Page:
Born in Miscouche, P.E.I., on July 10, 1935, Walter “Peanuts” Arsenault began his boxing career on September 22, 1945, boxing continuously for 27 years, and, remarkably for his sport, without the benefit of a manager. His professional career spans 114 ring battles, and his record stands at 67 wins, 38 losses and 9 draws. He would be called the “Champion near Champion,” and weighing from 142 pounds to 152 pounds, he was often too heavy for the welterweight class, and too light for the middleweights. A shorty at five-foot-seven, Arsenault had the physique, in Wilf McCluskey’s words, of “a sawed-off horse,” and the technique of “a free-swinging, two
fisted, slam-bang scrapper.”
Possessing a granite chin and beefy shoulders, “Peanuts” also relied on his great courage and limitless self-confidence in facing more ring champions than any other Island-born professional boxer on record, 23 in total, from featherweight champ Davie Hilton to light-heavyweight champ Rene Durelle. Arsenault would claim that former Canadian and British Commonwealth welterweight champion Clyde Gray was the greatest boxing opponent he had fought. Considered a “Fighter’s fighter.” Arsenault’s style of fighting was of the toe-to-toe two-fisted variety, and would earn him the reputation of being one of boxing’s gamest ring warriors.
Once ranked among the top contenders for the Canadian welterweight title, Walter “Peanuts” Arsenault would be on the short end of a hotly-disputed decision loss to Albert “Ace” Breau in Wabush, Labrador, on February 17, 1969, preventing him from winning the Junior Welterweight championship of Canada. Because of his punishing brand of boxing, “Peanuts” was frustrated in his quest for subsequent title bouts. Veteran trainer and manager Tom McCluskey captured Arsenault’s heartbreaking predicament in this way, “Sure, I’d match one of my fighters against Arsenault, if I hated my fighter. Arsenault can handle most of the middleweights and light-heavyweights around, never mind the welterweights like himself. That guy would be even money against an angered grizzly, he’s just too good.”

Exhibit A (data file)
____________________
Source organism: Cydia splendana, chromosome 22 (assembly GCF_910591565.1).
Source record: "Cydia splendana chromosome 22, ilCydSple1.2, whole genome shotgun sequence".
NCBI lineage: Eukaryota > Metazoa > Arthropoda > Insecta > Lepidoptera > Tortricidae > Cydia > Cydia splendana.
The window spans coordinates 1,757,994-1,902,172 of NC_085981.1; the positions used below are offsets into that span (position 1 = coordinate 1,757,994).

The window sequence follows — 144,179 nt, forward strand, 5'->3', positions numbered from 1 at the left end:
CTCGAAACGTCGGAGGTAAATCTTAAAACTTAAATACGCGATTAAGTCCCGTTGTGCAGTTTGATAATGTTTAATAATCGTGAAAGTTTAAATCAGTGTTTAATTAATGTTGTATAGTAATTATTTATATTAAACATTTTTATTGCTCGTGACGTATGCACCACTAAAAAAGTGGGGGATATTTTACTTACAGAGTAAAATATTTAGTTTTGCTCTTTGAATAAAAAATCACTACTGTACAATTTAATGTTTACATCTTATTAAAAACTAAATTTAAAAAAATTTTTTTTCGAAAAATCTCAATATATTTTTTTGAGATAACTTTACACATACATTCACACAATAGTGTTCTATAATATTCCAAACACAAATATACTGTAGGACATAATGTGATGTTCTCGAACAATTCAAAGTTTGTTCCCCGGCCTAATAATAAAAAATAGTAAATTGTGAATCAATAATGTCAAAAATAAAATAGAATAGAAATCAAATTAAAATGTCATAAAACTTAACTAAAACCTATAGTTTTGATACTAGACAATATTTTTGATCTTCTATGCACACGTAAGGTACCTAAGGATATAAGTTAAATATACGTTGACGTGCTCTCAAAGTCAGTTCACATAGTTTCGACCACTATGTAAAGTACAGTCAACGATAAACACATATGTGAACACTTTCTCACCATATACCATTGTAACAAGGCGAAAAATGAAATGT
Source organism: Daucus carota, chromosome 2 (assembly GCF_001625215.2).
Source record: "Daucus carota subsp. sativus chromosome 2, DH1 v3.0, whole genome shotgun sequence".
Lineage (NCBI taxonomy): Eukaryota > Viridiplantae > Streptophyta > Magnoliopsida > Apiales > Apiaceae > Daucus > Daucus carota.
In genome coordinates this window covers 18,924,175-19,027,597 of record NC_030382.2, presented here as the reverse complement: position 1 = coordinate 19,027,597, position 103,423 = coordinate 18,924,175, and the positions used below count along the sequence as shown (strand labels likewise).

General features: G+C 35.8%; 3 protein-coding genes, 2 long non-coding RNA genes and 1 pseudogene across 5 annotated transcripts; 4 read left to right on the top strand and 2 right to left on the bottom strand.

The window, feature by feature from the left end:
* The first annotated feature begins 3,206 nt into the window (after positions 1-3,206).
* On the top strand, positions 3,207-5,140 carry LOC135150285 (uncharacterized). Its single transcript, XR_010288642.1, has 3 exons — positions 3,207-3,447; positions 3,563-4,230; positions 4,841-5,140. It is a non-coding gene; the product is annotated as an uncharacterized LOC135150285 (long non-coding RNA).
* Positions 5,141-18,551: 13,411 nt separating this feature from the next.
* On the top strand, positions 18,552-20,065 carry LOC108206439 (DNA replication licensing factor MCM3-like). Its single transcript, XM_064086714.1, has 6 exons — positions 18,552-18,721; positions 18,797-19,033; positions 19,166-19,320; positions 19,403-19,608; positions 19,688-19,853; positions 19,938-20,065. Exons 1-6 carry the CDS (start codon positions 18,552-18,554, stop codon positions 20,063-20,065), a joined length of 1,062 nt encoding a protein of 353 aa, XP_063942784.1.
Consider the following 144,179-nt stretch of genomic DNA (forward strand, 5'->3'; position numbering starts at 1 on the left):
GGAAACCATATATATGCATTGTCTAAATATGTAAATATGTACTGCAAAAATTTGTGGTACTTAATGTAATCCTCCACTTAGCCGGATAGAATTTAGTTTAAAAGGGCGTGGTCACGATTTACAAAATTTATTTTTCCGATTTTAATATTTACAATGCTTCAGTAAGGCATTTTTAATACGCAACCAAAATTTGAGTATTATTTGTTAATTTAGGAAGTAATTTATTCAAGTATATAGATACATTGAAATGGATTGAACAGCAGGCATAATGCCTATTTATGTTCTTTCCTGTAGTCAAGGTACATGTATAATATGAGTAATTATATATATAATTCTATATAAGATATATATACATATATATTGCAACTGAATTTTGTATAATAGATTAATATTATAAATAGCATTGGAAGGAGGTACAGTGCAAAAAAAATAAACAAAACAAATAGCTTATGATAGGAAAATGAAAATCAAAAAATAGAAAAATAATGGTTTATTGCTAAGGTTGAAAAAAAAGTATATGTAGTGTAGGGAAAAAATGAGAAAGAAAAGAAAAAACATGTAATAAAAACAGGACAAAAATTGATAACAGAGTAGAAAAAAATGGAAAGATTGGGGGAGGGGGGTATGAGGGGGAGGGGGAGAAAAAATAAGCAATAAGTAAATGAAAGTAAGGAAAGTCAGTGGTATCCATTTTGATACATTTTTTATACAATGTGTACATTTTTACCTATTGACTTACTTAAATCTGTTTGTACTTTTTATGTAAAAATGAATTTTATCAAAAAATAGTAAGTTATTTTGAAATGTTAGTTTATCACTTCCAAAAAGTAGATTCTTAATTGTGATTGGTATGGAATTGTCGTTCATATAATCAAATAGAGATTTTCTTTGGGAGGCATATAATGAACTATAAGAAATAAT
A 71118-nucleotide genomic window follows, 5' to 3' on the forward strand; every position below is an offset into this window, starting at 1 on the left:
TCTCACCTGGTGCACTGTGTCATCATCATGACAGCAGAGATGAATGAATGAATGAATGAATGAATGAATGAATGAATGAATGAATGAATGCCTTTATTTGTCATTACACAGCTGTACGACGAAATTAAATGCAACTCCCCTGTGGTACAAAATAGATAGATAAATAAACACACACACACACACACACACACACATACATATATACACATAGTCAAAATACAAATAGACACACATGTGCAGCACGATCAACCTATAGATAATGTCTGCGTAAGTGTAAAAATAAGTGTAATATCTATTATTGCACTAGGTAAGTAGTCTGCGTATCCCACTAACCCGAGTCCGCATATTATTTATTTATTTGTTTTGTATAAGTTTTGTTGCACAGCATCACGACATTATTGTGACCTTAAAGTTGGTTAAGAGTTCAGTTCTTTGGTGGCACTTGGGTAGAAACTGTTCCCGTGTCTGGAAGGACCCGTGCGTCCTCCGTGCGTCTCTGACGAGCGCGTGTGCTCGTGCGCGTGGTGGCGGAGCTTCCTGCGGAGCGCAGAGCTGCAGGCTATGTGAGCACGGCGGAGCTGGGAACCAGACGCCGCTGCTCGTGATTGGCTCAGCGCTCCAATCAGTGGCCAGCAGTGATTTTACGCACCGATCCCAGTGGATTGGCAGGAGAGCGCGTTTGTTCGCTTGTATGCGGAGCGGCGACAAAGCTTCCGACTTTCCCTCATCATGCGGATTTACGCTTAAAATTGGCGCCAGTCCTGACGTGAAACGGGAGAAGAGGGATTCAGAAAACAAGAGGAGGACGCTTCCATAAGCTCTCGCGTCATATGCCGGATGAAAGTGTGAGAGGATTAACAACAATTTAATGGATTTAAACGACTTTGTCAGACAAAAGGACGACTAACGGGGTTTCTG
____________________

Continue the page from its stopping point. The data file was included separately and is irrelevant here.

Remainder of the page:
Walter “Peanuts” Arsenault would fight in rings all across Canada, as well as the New England states. During one two-month stretch in 1970, while at the age of thirty-five, “Peanuts” would fight seven bouts, winning six of them. And on April 4, 1970 Arsenault would fight in North Adams, Massachusetts, against Al Romano, when he was the North American welterweight champion, only to be edged out in a close 12 round split decision.
He fought his last fight on February 14, 1972.
Called by many ring observers the uncrowned Maritime welterweight boxing champion, the ten count never tolled over Walter “Peanuts” Arsenault during his long and gruelling pro boxing career. In many ways, this is the finest testimony to the indestructible spirit of Walter “Peanut’s” Arsenault, “the Miscouche Slugger.”
Check http://www.boxrec.com/boxer_display.php?boxer_id=23059 for details of his fight record.
Walter passed away in April 2014.
Updated: October 2015
Updated: February 2018
File Contains: induction file; photo; letters; bio; clippings from Wilf McCluskey and John McNeill